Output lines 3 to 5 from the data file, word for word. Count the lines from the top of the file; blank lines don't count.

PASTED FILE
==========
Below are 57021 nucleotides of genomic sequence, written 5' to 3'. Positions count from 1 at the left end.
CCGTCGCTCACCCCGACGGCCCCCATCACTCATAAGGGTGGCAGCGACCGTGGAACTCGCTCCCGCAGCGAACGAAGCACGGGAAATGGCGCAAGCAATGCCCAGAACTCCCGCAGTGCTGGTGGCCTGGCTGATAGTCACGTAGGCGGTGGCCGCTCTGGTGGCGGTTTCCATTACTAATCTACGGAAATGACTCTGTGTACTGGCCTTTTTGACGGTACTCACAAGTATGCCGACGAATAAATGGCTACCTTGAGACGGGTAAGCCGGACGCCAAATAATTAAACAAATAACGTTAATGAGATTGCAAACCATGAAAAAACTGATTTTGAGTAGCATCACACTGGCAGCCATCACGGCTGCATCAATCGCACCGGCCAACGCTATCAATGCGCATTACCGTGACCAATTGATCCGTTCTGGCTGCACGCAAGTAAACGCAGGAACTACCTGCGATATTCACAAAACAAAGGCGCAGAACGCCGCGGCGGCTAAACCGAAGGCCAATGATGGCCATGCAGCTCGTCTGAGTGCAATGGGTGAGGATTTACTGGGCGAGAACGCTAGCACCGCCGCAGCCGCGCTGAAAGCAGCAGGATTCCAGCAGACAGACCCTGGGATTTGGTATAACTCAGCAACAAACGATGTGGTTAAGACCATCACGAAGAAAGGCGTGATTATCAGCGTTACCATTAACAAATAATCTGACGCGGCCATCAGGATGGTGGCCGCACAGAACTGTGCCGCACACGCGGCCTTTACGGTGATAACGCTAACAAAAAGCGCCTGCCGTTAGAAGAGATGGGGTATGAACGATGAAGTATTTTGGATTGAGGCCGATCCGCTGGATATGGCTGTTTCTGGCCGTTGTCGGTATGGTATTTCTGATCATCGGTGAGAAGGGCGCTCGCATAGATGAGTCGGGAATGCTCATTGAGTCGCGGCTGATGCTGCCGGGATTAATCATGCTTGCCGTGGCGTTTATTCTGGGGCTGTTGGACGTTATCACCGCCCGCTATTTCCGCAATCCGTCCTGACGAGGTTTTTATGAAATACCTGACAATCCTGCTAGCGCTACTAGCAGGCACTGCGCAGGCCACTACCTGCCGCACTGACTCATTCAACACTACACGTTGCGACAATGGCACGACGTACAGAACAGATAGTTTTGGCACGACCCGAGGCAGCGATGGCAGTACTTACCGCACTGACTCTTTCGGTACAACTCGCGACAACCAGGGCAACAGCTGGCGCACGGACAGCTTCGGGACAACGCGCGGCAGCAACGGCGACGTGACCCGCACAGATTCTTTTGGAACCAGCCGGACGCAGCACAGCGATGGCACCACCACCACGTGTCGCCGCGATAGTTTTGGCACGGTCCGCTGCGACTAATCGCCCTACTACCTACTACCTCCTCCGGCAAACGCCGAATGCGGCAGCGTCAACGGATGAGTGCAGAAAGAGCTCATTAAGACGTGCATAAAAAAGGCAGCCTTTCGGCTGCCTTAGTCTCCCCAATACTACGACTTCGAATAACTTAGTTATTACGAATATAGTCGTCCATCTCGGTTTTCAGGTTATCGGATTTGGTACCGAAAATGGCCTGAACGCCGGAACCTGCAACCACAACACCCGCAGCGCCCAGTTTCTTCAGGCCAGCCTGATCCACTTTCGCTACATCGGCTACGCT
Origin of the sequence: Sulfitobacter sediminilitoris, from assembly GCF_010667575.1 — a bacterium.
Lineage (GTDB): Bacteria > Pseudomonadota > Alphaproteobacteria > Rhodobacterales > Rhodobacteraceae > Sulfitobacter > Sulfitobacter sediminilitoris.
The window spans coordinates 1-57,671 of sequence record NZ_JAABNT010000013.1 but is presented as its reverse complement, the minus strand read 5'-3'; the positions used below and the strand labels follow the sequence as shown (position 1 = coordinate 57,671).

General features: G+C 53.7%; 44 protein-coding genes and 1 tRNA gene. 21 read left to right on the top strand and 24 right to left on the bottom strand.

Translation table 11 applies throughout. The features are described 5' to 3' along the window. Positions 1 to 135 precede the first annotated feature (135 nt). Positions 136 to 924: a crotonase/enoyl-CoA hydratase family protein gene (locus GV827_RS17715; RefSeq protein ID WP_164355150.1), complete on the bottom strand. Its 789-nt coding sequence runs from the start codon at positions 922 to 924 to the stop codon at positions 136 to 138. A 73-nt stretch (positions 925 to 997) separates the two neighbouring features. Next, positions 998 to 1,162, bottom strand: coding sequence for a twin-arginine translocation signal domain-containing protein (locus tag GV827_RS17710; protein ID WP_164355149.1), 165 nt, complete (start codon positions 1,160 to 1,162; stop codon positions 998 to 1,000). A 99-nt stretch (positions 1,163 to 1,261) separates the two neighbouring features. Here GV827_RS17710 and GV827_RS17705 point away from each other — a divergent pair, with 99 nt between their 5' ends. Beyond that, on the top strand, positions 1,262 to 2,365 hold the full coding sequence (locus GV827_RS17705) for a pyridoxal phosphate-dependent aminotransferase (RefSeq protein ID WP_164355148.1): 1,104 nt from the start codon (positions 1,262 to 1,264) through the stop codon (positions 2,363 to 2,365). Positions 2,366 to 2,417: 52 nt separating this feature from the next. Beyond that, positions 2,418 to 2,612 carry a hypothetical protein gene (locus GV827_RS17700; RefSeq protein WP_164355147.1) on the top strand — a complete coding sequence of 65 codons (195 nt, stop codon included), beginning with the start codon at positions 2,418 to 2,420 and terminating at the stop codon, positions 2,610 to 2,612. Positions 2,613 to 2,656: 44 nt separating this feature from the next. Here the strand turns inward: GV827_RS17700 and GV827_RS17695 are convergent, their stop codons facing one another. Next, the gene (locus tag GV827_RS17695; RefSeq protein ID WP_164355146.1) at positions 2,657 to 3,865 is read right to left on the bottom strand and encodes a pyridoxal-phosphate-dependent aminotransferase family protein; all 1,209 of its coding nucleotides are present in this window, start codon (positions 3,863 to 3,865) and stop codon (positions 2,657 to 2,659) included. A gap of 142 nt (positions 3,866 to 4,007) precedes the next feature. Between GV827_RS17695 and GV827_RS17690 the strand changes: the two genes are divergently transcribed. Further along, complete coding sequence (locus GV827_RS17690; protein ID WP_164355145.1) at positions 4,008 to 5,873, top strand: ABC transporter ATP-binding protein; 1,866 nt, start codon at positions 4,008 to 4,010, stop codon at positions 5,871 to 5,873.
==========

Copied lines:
Origin of the sequence: Sulfitobacter sediminilitoris, from assembly GCF_010667575.1 — a bacterium.
Lineage (GTDB): Bacteria > Pseudomonadota > Alphaproteobacteria > Rhodobacterales > Rhodobacteraceae > Sulfitobacter > Sulfitobacter sediminilitoris.
The window spans coordinates 1-57,671 of sequence record NZ_JAABNT010000013.1 but is presented as its reverse complement, the minus strand read 5'-3'; the positions used below and the strand labels follow the sequence as shown (position 1 = coordinate 57,671).